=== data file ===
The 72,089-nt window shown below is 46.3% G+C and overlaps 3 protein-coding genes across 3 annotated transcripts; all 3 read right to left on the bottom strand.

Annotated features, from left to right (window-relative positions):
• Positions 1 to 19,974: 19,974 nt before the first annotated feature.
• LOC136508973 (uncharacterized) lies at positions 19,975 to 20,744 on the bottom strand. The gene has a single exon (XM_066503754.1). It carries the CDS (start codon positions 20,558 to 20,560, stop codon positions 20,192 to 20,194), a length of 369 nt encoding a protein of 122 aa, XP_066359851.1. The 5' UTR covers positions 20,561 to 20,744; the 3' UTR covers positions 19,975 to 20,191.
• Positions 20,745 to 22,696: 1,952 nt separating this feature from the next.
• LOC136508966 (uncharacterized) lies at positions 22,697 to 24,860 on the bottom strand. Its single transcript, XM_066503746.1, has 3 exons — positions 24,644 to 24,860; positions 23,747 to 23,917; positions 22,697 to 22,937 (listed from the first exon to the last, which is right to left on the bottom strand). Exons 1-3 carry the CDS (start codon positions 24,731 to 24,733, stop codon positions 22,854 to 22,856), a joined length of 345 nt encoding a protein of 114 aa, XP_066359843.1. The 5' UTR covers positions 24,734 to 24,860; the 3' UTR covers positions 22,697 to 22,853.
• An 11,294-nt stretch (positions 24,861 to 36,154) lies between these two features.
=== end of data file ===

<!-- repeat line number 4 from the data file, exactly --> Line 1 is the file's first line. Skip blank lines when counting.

• LOC136508973 (uncharacterized) lies at positions 19,975 to 20,744 on the bottom strand. The gene has a single exon (XM_066503754.1). It carries the CDS (start codon positions 20,558 to 20,560, stop codon positions 20,192 to 20,194), a length of 369 nt encoding a protein of 122 aa, XP_066359851.1. The 5' UTR covers positions 20,561 to 20,744; the 3' UTR covers positions 19,975 to 20,191.